Bristol are consulting on 20 mph speed limits in the city (20mph Limits Review). We believe the city-wide ‘Total Twenty’ approach has been good for walking and cycling, and the evidence supports this. We’re concerned that the review seems to be wholly focussed on reversing this and allowing 30mph on many roads. There is almost no mention of eduction or enforcement measures to embed the change.

We’re asking everyone to respond to the review. There are suggestions below to make it quick and easy. 

The exercise has benefitted from a UWE Monitoring Report which has found that Bristol’s 20 mph scheme has saved lives and reduced the number of people injured on our roads. Although we all know that speed limits are inadequately enforced, the UWE report found that road traffic speeds have decreased. We’ve made our contribution with a fact filled post on 7 Reasons Einstein would support 20 mph.

When elected, the Mayor, Marvin Rees, promised to “get Bristol moving” and said he would review the operation of the 20 mph scheme. This consultation exercise is part of that and asks whether the public would like speed limits increased on 78 roads and reduced to 20 mph on 5. The balance of roads to be consulted on, increased speeds v speed reductions, shows where Marvin’s heart is.

While the consultation on reducing the speed limit on the token 5 roads identified, especially Kellaway Avenue and Hotwell Road, is welcome, it is a great shame that the opportunity was not taken to consult on bringing in a 20 mph limit to roads such as those round the Downs, the ones that cut through Old Market or to Coronation Road in Bedminster.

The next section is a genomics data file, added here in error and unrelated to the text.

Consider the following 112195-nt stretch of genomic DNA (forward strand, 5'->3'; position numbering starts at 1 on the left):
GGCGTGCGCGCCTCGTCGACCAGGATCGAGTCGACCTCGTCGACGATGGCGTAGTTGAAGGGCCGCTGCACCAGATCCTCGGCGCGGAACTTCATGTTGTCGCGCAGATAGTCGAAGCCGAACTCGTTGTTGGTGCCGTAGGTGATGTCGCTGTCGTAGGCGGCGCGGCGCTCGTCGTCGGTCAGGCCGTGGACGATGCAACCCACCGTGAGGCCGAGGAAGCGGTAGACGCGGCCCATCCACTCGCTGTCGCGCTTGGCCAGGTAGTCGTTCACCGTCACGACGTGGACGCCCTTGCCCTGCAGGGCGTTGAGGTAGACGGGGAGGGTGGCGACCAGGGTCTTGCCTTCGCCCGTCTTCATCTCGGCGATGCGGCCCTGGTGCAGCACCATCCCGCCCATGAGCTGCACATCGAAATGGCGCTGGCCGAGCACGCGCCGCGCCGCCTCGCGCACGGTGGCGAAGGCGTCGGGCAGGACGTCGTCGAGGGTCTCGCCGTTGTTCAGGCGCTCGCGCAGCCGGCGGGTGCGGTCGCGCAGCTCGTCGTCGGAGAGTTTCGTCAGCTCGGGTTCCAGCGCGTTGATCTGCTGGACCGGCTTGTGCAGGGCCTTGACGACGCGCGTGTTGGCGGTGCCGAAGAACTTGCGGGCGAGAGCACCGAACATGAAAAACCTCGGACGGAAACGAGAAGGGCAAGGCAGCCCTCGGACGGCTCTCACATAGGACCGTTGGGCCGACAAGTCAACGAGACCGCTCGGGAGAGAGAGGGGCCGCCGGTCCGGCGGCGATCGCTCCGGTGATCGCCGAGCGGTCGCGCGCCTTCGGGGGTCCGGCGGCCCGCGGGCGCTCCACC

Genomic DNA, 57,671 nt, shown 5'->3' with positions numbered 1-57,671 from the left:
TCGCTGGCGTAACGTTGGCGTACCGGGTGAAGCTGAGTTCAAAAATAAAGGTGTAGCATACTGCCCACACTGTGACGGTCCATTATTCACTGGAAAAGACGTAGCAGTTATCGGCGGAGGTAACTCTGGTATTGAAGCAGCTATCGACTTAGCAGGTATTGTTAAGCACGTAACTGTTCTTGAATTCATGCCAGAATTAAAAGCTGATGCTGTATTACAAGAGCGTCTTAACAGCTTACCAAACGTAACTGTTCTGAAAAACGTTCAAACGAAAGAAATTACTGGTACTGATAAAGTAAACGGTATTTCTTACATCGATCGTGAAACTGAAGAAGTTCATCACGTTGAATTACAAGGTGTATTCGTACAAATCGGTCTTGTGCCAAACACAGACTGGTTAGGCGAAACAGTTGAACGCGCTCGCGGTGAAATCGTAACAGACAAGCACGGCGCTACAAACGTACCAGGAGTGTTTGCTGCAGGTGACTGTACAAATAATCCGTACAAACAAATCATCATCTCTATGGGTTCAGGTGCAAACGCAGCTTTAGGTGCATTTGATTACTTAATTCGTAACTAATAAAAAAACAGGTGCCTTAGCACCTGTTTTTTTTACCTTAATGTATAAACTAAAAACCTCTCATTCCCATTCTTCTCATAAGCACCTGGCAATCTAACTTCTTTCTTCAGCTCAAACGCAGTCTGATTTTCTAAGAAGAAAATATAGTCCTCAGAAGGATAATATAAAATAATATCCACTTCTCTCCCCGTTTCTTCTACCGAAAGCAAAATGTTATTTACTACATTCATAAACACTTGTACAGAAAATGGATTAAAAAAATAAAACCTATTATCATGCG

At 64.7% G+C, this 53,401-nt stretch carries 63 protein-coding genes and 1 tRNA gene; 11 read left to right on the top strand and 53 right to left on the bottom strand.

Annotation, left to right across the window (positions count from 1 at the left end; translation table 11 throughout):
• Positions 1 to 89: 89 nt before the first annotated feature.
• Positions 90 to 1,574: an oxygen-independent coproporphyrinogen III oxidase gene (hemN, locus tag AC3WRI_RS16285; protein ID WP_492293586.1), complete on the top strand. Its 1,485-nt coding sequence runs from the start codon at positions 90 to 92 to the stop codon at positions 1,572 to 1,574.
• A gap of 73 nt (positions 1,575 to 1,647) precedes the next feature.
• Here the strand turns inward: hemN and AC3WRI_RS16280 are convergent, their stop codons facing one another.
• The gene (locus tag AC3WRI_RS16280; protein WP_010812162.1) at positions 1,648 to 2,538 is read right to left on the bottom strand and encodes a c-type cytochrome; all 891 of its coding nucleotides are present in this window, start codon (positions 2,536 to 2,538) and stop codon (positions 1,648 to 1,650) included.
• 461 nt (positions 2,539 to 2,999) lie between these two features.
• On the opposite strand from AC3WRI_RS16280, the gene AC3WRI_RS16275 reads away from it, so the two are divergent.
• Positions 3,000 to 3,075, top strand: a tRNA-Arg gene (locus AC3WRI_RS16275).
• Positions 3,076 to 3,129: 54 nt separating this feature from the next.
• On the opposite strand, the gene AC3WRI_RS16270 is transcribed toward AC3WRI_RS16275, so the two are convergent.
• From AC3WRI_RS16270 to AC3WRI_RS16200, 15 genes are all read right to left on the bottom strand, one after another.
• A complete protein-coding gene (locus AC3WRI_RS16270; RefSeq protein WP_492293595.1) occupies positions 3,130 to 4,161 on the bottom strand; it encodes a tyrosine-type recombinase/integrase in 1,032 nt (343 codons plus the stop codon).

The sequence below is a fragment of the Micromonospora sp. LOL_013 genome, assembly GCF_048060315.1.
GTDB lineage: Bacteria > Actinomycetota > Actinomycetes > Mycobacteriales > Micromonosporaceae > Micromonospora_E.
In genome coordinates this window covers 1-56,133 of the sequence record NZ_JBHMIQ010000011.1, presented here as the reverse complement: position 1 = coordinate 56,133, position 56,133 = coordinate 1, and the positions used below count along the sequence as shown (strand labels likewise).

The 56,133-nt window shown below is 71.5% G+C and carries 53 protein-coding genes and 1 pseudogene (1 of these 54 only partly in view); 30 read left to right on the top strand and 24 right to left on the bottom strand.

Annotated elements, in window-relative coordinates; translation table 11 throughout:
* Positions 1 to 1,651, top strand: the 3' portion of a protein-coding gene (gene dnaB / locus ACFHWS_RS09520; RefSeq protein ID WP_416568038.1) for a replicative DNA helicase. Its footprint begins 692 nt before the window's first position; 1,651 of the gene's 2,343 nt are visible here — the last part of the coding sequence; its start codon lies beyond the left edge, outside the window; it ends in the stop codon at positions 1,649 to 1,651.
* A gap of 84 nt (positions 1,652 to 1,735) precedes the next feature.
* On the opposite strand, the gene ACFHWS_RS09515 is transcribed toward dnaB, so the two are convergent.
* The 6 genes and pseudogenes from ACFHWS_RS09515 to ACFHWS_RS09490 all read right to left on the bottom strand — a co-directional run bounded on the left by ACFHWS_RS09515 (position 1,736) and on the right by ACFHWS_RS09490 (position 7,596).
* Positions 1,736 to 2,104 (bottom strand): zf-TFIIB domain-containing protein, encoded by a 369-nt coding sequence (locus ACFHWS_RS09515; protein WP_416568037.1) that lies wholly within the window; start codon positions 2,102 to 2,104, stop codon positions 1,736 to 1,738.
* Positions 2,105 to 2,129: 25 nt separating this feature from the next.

Even more surprising is the apparent lack of concern with the well-documented additional risk posed by higher speeds, especially to vulnerable road users. In fact 28 of the roads being considered for faster speed limits either have schools on them or very close by. Some, such as Cranbrook Road, have been the focus of parent-led campaigns for safer routes to school. The Council’s response: to let vehicles travel even faster.

The Council collects and analyses death and injury incident reports by the police. “Accident cluster sites” in Stokes Croft, Park Street and Church Road as well as notorious roads like Gloucester Road are all included for consideration for faster speed limits. The evidence shows slower speeds lead to fewer deaths and fewer and less severe injuries. Faster road traffic speeds will make these roads even more dangerous.

It is very important that cyclists make their voices heard and oppose faster speed limits for vehicles. The Council consultation can be found at: https://bristol.citizenspace.com/city-development/20mph-limits-review/

The survey is LONG but you only need to answer the first part, the rest is optional. Don’t feel obliged to give an answer for every single road, maybe just stick to the ones in your ward or neighbouring ones.

For each ward you will be asked for your view on changing speed limits on selected roads, with a list of prompts for why. This graphic suggests the important ones for cycling. If you think the increased dangers to schoolchildren and other vulnerable road users is important, you’ll need to write this under “other” reasons as it’s not something the consultation has taken on board.

In general we invite you to click the ‘Other’ box to make something like this point:

 

It’s important that almost every road, and especially residential and retail, has default 20mph. Too many exceptions creates uncertainty about what the citywide default speed is and undermines the overall effect that we’re moving towards